Spending on Physician Services Crawls Out of Recession

January 07, 2013

A slowly improving economy drove a 3.6% increase in spending on physician services in 2011, a noticeable improvement over 2.8% growth the year before, the Office of the Actuary at the Centers for Medicare & Medicaid Services (CMS) reports.

Total healthcare spending in the public and private sectors rose 3.9% to reach $2.7 trillion in 2011, according to a study by CMS economists and statisticians published online today in the journal Health Affairs. That total healthcare spending growth rate, a repeat of 2010 and 2009, is the lowest in the last 52 years and represents the fallout of a recession that officially ended in June 2009. In 2010 and 2011, total healthcare-spending growth closely mirrored the rise in the gross domestic product (GDP), 3.8% and 4%, respectively, according to the CMS Office of the Actuary.

As a percentage of GDP in 2011, total healthcare spending is 17.9%. It has been stuck at this level since 2009.

CMS takes an annual look at healthcare outlays, and its numbers are sure to receive close scrutiny from the Obama administration and Congress as they look for ways to cut Medicare and Medicaid. Federal spending on healthcare in 2011 represented 28% of the grand total, the same percentage as in 2011 and just a tad over 27% in 2009.

Some of the biggest jumps in spending in 2011 occurred in the categories of durable medical equipment (5.3%), home healthcare (4.5%), nursing-care facilities and continuing-care retirement communities (4.4%), and hospital care (4.3%). However, only the category of nursing-care facilities and continuing-care retirement communities grew faster than it did in 2010.

Outlays for prescription drugs lagged behind the industry pace with just a 2.9% increase. It was a better showing than in 2010, when spending on prescription grew by a mere 0.4%. However, a slowdown in prescribing growth and greater reliance on low-cost generics helped put the brakes on this category.

Intensity of Service Made a Difference for Physicians

Another major spending category is physician and clinical services, which registered a 4.3% gain in 2011. Clinical services, constituting about 20% of the dollar volume, include outpatient family planning and mental health centers, ambulatory surgical centers, and medical and diagnostic laboratories. What accounted for this category's growth was not so much the price of services, which rose only 1.4%, but "non-price factors, such as the use and intensity of services." An example of a more intense service is a level-4 office visit for an established patient as opposed to a lower-paying level-3 visit.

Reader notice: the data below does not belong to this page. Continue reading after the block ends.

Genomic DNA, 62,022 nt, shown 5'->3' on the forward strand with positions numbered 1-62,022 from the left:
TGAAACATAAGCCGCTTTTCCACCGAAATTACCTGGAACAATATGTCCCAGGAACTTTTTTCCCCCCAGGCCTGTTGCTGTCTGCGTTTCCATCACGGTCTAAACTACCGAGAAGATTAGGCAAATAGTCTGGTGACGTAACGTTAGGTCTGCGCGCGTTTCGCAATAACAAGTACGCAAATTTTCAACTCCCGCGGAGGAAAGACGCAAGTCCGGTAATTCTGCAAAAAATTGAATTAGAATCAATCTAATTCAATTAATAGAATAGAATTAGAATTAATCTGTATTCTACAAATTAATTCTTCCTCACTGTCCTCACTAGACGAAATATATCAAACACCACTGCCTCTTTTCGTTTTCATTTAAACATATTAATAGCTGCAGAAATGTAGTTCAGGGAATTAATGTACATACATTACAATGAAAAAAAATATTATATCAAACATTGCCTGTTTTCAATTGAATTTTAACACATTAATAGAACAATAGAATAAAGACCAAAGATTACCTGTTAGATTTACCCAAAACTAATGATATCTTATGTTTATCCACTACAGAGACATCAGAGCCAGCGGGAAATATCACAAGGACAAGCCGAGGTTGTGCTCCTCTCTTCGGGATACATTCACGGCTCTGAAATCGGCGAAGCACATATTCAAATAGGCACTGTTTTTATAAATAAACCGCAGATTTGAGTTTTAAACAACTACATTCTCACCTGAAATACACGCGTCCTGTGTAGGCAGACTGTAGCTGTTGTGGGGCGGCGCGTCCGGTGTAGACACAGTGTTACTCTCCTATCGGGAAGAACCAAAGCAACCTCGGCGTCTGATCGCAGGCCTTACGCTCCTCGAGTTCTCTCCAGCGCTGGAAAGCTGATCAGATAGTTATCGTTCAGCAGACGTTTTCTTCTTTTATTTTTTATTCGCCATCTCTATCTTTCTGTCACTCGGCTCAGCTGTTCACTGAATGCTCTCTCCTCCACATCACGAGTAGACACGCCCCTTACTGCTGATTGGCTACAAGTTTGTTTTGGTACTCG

Unpublished data that CMS provided to Medscape Medical News show how spending growth for physician services — as opposed to the entire category — decelerated after the recent recession, until the 2011 increase. Figures for some years, such as 2010, differ somewhat from those released in previous years as a result of new data becoming available.

Table. Annual Growth in Spending on Physician Services

Year Spending Growth on Physician Services
2001 9.7%
2002 8.4%
2003 8.3%
2004 7.0%
2005 6.0%
2006 4.9%
2007 4.8%
2008 5.1%
2009 2.7%
2010 2.8%
2011 3.6%

Source: Centers for Medicare & Medicaid Services, Office of the Actuary.

The authors have disclosed no relevant financial relationships.

Health Aff. Published online January 7, 2013. Abstract

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